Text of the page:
I'm following up here on the post in Tezza's blog about Philip Avery's method for fixing FDD alignment without a proprietary alignment disk.
I tried to add my comment to the blog, but the form claimed I was trying illegally to post "more than 3000 characters" - a slander, but maybe this intelligent site detected that I am an undercover Aussie. BTW there is no Australian site like this, as far as I know...
The blog post was very timely for me (thanks Tezz and Philip). I have a pair of these Tandon TM100-2 5.25" floppies in my S-100 machine and one had drifted off alignment over a long period.
I started following it through, and have now got my second drive nicely aligned, but with some deviations. Let me suggest a couple of extra points.
First - use ImageDisk for the control and testing - it's free and very versatile. I don't have a TRS80 so thought I might have to write some code to goose that read signal for the scope. Then I had another look at the Alignment module that is part of Dave Dunfield's excellent ImageDisk free utility (DOS platform - reads, makes images and writes to any floppy format incl CP/M). Easy to Google it.
Hooking the Tandon up to a PC, I used the ImageDisk align utility to quickly find out that my problem was not just alignment, but one of the heads not firing at all. I took the controller board off the drive, and noticed that the diskette had a buckle in it where it passed between the heads. The plastic frame that sits on top of the aluminium chassis may have shrunk a bit over 30 years, or I may have pressed it back into position too firmly after cleaning out the drive, or maybe a combination of both. Anyway, with these drives it is worth checking that the disk slot is exactly at the right level for the fixed head. Problem fixed by levering one or two of the plastic holding posts about 1mm out of its snug hole in the aluminium chassis. The test for correct position is easy - the disk slides in without pushing, shoving or twisting!
I had hooked up my scope as instructed, but it turned out that ImageDisk provides an easier check on your console screen. You can navigate the heads to any cylinder/track and read one head at a time for data. It just keeps reading the same track till you tell it to do something else. Once I had adjusted backwards and forwards till I could read data consistently on both heads at track 20, I just stepped through all the tracks, both sides, and made finer adjustments to ensure they were all reading correctly.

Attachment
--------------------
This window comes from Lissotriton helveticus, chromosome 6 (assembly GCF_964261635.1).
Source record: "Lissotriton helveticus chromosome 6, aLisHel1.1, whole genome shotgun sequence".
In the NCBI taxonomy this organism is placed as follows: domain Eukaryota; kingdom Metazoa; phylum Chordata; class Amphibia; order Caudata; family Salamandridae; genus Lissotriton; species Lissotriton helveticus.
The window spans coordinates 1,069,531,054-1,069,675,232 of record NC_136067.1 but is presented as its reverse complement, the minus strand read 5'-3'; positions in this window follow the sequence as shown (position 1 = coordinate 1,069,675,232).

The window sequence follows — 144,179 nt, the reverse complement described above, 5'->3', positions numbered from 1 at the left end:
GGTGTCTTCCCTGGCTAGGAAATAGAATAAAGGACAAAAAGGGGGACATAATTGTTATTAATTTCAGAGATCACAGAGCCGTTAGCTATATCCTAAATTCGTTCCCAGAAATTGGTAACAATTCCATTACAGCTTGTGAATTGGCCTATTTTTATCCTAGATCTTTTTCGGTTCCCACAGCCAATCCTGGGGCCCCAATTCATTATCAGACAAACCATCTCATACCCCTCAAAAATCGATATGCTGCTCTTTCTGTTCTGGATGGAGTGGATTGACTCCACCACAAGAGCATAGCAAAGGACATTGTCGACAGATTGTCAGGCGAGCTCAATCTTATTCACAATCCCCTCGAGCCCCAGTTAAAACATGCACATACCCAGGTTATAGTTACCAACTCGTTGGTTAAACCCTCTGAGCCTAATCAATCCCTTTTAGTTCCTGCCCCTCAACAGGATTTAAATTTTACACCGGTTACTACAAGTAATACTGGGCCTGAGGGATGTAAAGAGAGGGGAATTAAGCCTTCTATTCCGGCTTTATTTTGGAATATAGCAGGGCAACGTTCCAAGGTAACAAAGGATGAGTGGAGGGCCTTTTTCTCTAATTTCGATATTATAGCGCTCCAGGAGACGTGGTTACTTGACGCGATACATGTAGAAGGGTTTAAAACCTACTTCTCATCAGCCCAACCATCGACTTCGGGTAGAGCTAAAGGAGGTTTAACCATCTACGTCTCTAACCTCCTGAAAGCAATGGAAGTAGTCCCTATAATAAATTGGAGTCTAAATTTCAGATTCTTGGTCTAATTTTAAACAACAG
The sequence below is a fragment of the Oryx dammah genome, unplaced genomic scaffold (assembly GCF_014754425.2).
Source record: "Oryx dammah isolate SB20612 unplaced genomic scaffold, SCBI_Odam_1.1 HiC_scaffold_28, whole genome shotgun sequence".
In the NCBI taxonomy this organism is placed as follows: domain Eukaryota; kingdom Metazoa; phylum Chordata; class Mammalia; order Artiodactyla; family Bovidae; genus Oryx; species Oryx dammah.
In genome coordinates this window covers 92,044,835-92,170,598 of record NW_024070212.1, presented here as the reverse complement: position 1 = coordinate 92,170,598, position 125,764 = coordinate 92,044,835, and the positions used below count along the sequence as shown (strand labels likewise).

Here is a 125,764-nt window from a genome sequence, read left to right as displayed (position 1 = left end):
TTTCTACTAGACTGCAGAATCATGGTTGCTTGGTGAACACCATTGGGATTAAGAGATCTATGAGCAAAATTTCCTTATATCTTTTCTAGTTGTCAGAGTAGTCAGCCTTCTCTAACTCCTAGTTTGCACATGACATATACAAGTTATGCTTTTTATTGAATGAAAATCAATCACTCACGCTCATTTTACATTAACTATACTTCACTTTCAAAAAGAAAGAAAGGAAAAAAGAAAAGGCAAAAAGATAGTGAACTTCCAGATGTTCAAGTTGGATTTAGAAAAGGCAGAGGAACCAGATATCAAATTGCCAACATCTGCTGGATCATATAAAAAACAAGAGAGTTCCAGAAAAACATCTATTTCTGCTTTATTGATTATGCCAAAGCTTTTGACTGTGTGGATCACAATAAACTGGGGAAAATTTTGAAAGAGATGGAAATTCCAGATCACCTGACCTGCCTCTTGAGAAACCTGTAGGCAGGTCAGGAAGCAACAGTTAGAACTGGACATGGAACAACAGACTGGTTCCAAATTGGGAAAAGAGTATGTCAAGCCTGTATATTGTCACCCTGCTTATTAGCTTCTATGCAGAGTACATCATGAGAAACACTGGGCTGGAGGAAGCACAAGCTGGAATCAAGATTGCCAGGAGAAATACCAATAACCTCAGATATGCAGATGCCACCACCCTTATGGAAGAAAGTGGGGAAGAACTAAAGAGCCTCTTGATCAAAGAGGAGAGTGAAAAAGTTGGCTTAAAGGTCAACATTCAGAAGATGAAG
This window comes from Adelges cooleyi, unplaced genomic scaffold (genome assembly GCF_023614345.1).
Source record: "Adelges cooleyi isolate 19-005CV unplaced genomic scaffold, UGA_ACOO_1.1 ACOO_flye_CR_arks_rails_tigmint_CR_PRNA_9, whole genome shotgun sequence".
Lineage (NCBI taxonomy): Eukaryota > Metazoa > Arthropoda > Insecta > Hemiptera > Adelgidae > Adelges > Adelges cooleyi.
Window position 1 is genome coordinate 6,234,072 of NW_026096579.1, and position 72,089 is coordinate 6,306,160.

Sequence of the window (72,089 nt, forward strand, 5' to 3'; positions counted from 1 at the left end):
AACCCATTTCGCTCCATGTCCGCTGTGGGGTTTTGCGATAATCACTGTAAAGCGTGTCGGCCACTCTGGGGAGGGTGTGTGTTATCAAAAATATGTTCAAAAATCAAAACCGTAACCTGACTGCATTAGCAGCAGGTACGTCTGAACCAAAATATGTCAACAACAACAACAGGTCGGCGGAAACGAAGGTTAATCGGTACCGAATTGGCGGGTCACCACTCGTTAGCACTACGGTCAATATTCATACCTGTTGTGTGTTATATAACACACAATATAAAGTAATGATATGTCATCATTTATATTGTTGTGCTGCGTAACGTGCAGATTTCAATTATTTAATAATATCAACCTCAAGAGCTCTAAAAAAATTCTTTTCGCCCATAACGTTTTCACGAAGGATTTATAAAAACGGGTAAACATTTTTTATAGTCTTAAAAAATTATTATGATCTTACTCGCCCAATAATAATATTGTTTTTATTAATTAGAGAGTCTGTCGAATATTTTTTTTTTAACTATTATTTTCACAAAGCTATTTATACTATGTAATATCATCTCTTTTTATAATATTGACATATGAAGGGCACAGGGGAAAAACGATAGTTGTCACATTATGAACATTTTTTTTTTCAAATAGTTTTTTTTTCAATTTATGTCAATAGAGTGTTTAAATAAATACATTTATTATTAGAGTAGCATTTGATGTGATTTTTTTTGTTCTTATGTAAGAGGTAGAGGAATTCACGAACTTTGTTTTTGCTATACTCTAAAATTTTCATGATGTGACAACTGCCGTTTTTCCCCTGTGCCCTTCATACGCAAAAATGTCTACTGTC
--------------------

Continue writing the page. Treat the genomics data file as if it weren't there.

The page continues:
Then ImageDisk can do test reads and writes for any track. I'd recommend confirming outermost, innermost and centre tracks at least, before you are satisfied and start tightening up the screws again. Keep the drive in the test rig and keep testing while you gently tighten the screws one at a time - the tightening can be enough to nudge it a fraction off alignment.
The scope test will give a more fundamental hardware spec alignment, but read and write were enough for me!
I also recommend going the extra step of taking the controller board off the drive for the adjustment process. It is only held by two screws then a slide and a wiggle. Unplug all the cables first.
Carefully unlace the two sets of head cables, that come from the front of the drive, from their cradles in the plastic frame. You can then re-connect the board standing on its end at the back of the drive, loose from the chassis. Then run your tests and do your adjustments with all the mechanics of the drive in full view, and with most electronics out of the way of screwdrivers, crowbars, chainsaws or other tools you may be using. Just be careful that there is some slack in the head cables while the board is in that position, so the cables do not put any drag on the head carriage and inhibit its movement.
I found it much easier to control the fine adjustment of that pretty crude cam screw with the board out of the way.